June 13, 2018
By Marianne Comfort, Institute Justice Team
Marianne and other protestors en route to the U.S. Capitol.
I had never felt called to civil disobedience before.
It had felt fulfilling enough to participate in numerous rallies, engage our Mercy network in advocacy, and support Mercy sisters and coworkers in their actions protesting immigration policies, militarism and federal budget cuts to programs serving persons who are poor and vulnerable.
But joining in a short sit-in in Senator Mitch McConnell’s office last fall with survivors of hurricanes Harvey and Irma, demanding solutions to climate change, gave me a glimpse of the power of taking a risk with people most impacted by issues I care about.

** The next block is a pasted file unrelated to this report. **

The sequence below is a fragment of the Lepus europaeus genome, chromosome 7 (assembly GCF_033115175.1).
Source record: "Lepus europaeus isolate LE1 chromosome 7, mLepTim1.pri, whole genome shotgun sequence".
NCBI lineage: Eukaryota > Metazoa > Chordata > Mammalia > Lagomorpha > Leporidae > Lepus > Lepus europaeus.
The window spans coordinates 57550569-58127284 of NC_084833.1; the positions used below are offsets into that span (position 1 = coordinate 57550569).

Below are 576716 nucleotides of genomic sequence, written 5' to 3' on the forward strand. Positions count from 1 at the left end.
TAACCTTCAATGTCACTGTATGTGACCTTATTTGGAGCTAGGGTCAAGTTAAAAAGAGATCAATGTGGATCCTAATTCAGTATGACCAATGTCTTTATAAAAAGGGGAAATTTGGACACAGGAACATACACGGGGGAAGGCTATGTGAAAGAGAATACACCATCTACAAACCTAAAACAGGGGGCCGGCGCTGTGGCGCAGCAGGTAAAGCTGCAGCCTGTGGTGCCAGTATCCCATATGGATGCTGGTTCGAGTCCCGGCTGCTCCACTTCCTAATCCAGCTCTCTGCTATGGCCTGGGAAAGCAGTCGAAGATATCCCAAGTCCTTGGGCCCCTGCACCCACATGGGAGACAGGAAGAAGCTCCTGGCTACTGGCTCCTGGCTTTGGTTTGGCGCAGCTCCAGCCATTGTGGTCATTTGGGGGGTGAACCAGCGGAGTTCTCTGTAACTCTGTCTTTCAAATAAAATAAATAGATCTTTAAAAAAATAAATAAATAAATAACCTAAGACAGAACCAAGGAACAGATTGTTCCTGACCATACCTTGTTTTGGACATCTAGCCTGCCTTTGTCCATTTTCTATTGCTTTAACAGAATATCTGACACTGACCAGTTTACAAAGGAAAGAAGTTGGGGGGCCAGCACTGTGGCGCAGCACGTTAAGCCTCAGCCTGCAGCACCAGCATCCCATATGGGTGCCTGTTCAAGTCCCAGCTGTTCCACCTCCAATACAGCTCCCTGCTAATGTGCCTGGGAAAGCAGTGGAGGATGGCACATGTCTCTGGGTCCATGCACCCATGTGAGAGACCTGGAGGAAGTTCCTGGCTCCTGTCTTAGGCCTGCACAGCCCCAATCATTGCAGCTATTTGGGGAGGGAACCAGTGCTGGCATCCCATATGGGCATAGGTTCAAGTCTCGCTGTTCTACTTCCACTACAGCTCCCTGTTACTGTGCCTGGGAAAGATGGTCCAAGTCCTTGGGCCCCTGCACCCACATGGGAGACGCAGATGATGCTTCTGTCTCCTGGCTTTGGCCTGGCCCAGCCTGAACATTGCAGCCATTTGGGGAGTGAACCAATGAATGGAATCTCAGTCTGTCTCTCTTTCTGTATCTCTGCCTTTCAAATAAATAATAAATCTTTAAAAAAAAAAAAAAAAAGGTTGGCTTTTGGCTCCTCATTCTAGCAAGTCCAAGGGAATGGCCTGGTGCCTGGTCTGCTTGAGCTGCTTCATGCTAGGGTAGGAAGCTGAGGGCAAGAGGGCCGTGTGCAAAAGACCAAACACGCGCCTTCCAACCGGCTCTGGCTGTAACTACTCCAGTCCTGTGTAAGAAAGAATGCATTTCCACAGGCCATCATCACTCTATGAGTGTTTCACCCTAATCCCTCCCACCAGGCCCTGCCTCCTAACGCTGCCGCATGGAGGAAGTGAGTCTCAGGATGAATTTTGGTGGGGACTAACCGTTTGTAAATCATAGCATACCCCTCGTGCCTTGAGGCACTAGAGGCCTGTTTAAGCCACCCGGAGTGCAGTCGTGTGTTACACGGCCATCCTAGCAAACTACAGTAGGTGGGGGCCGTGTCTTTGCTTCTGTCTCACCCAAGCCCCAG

So when the Poor People’s Campaign launched—putting out front those most impacted by racism and xenophobia, lack of healthcare and affordable housing, excessive military spending and other drivers of poverty—I started to think that I might be willing to take the next step.